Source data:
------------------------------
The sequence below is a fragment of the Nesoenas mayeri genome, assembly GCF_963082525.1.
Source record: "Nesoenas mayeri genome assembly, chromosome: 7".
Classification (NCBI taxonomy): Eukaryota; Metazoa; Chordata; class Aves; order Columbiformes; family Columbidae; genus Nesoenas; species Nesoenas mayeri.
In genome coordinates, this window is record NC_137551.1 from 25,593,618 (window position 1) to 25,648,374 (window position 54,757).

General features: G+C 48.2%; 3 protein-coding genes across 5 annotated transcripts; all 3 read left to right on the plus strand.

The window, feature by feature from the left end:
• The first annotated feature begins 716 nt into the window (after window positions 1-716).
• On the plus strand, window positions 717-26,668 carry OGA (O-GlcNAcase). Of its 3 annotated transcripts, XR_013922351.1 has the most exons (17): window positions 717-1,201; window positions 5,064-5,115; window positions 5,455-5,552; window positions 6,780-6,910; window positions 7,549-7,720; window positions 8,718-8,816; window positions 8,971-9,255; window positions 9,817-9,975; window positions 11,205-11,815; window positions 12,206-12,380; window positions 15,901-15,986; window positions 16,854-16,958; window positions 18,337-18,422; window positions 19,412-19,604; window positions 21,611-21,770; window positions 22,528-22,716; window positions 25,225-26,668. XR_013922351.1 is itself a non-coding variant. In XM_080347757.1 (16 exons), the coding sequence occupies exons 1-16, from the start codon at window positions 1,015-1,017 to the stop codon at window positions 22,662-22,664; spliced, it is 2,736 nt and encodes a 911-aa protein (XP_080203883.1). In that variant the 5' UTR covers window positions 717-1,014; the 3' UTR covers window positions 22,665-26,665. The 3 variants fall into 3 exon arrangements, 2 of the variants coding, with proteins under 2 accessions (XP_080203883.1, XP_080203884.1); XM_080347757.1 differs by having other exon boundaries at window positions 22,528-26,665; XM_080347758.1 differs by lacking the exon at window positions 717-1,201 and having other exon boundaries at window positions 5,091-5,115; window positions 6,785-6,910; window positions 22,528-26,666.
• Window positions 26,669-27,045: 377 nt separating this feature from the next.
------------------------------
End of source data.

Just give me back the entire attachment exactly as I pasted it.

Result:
The sequence below is a fragment of the Nesoenas mayeri genome, assembly GCF_963082525.1.
Source record: "Nesoenas mayeri genome assembly, chromosome: 7".
Classification (NCBI taxonomy): Eukaryota; Metazoa; Chordata; class Aves; order Columbiformes; family Columbidae; genus Nesoenas; species Nesoenas mayeri.
In genome coordinates, this window is record NC_137551.1 from 25,593,618 (window position 1) to 25,648,374 (window position 54,757).

General features: G+C 48.2%; 3 protein-coding genes across 5 annotated transcripts; all 3 read left to right on the plus strand.

The window, feature by feature from the left end:
• The first annotated feature begins 716 nt into the window (after window positions 1-716).
• On the plus strand, window positions 717-26,668 carry OGA (O-GlcNAcase). Of its 3 annotated transcripts, XR_013922351.1 has the most exons (17): window positions 717-1,201; window positions 5,064-5,115; window positions 5,455-5,552; window positions 6,780-6,910; window positions 7,549-7,720; window positions 8,718-8,816; window positions 8,971-9,255; window positions 9,817-9,975; window positions 11,205-11,815; window positions 12,206-12,380; window positions 15,901-15,986; window positions 16,854-16,958; window positions 18,337-18,422; window positions 19,412-19,604; window positions 21,611-21,770; window positions 22,528-22,716; window positions 25,225-26,668. XR_013922351.1 is itself a non-coding variant. In XM_080347757.1 (16 exons), the coding sequence occupies exons 1-16, from the start codon at window positions 1,015-1,017 to the stop codon at window positions 22,662-22,664; spliced, it is 2,736 nt and encodes a 911-aa protein (XP_080203883.1). In that variant the 5' UTR covers window positions 717-1,014; the 3' UTR covers window positions 22,665-26,665. The 3 variants fall into 3 exon arrangements, 2 of the variants coding, with proteins under 2 accessions (XP_080203883.1, XP_080203884.1); XM_080347757.1 differs by having other exon boundaries at window positions 22,528-26,665; XM_080347758.1 differs by lacking the exon at window positions 717-1,201 and having other exon boundaries at window positions 5,091-5,115; window positions 6,785-6,910; window positions 22,528-26,666.
• Window positions 26,669-27,045: 377 nt separating this feature from the next.